OKYO Pharma announced the acceptance of OK-101 as an investigational new drug following clinical studies investigating the candidate in patients with neuropathic corneal pain, the first to do so.
OKYO Pharma issued a press release announcing investigational new drug (IND) approval by the FDA for OK-101 in neuropathic corneal pain (NCP). The lipid conjugated chemerin peptide agonist of the ChemR23 G-protein coupled receptor was developed using a membrane-anchored peptide technology to produce a novel long-acting drug candidate, which was originally intended to treat dry eye disease (DED). OK-101 combats washout via the lipid anchor. In mouse models, OK-101 reduced inflammation and pain caused by DED and NCP, respectively, causing OKYO to expand the investigation and propose an open-label design for the clinical trial in the initial IND submission.
Based on FDA feedback, the Phase 2 study is now a double-masked, randomized, 12-week placebo-controlled trial comparing OK-101 to placebo in NCP patients. NCP must be confirmed via confocal microscopy, and the primary end point is measured with VAS pain relief scores. OKYO intends to being the trial in Q2 2024.
The trial, led by Pedram Hamrah, MD, of Tufts Medical Center as Principal Investigator, garnered significant results and met multiple end points for DED. Hamrah is a leading expert in NCP and co-inventor on the OK-101 patent. He is also a member of OKYO’s Scientific Advisory Board.
“I am very pleased that we have gained FDA IND clearance for the first drug to be tested for NCP, a debilitating disease,” Hamrah said in a press release. “Receiving the IND clearance in an important and novel indication was not a trivial hurdle to overcome. Now that the path has been opened for drugs to be tested in NCP, I am looking forward to working with the OKYO team to launch this important trial.”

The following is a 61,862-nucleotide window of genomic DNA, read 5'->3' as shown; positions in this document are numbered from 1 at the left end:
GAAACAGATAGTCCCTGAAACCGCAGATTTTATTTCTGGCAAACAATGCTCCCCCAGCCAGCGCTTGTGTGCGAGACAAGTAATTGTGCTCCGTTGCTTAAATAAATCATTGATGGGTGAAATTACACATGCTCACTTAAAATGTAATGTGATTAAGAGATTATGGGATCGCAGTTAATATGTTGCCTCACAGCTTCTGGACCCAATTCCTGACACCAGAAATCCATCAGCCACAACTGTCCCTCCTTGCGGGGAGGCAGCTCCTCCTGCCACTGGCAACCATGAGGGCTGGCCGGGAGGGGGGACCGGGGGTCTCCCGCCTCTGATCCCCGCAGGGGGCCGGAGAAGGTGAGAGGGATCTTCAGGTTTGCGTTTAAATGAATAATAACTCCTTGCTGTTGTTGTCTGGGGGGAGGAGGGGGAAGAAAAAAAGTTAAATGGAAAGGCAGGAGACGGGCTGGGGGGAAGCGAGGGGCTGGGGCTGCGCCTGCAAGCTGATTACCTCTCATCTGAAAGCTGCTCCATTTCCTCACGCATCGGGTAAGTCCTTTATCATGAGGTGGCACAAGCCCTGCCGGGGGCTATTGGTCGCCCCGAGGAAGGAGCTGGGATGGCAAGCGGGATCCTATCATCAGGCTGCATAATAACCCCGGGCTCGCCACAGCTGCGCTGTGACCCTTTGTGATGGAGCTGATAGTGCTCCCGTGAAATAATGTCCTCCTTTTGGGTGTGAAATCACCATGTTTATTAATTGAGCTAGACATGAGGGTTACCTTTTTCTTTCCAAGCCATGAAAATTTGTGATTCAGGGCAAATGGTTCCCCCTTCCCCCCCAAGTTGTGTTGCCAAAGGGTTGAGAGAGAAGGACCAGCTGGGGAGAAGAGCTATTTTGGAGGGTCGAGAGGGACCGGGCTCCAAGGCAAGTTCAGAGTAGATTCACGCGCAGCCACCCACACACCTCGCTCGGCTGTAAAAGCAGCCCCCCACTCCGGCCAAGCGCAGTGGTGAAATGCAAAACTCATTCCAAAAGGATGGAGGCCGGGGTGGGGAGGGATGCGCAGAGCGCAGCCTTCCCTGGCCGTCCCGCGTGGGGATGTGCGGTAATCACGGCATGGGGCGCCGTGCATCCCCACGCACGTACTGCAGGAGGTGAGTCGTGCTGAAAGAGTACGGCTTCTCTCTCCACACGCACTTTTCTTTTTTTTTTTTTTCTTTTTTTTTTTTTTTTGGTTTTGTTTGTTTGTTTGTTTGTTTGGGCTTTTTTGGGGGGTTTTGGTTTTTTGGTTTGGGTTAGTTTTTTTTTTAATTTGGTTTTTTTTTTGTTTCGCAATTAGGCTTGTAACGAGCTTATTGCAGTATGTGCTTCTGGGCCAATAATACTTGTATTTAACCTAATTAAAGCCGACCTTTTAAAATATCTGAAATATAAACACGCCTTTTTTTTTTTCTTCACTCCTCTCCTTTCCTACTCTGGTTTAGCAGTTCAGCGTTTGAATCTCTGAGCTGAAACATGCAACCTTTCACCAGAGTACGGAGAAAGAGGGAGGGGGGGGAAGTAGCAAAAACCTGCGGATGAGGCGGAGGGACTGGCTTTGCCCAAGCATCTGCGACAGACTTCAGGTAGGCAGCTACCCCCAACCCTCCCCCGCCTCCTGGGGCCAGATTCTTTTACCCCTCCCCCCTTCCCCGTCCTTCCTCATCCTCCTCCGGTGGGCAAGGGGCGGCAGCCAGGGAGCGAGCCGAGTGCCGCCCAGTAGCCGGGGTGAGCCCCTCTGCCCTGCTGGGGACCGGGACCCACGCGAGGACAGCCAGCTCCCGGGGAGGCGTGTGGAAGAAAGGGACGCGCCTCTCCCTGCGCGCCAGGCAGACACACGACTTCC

NCP, an orphan disease that causes pain and sensitivity in the eyes, face, or head, is a large unmet medical need, and the clinical trials of OK-101 are the first to investigate a therapy for it. While the cause is unknown, NCP is thought to result from a combination of inflammation and corneal nerve damage. There are no approved therapies to relieve patients with NCP, and providers are forced to use off-label systemic and topical therapies to help patients find relief.
In January 2024, OKYO released the results of the Phase 2 first-in-human, randomized, double-masked, placebo-controlled clinical trial of OK-101 for DED. The trial was conducted at 6 sites across the US and enrolled 240 subjects with DED dosed twice-daily. Patients were randomly divided into 3 cohorts, with one of the cohorts dosed with 0.05% OK-101 (n = 80), a second with 0.1% OK-101 (n = 80), and the third cohort with vehicle (n = 80). Duration of treatment was 14 weeks with a 2-week run-in period on placebo. Significance was achieved in multiple end points for DED, including tolerability.
“We are pleased to gain IND clearance for OK-101 to treat NCP as a second important disease target for the company,” Gary S. Jacob, PhD, CEO of OKYO, said in a press release. “OK-101 recently demonstrated favorable tolerability in a Phase 2 trial of dry eye patients along with statistically significant improvements in dry eye symptoms such as stinging/burning and blurred vision, which are also hallmarks of NCP. OK-101 was also shown in a cutting-edge mouse model of NCP to significantly reduce ocular neuropathic pain. We are looking forward to advancing OK-101 to potentially treat NCP, a chronically painful ocular disease with no FDA-approved therapy and a major unmet medical need for patients suffering from this condition.”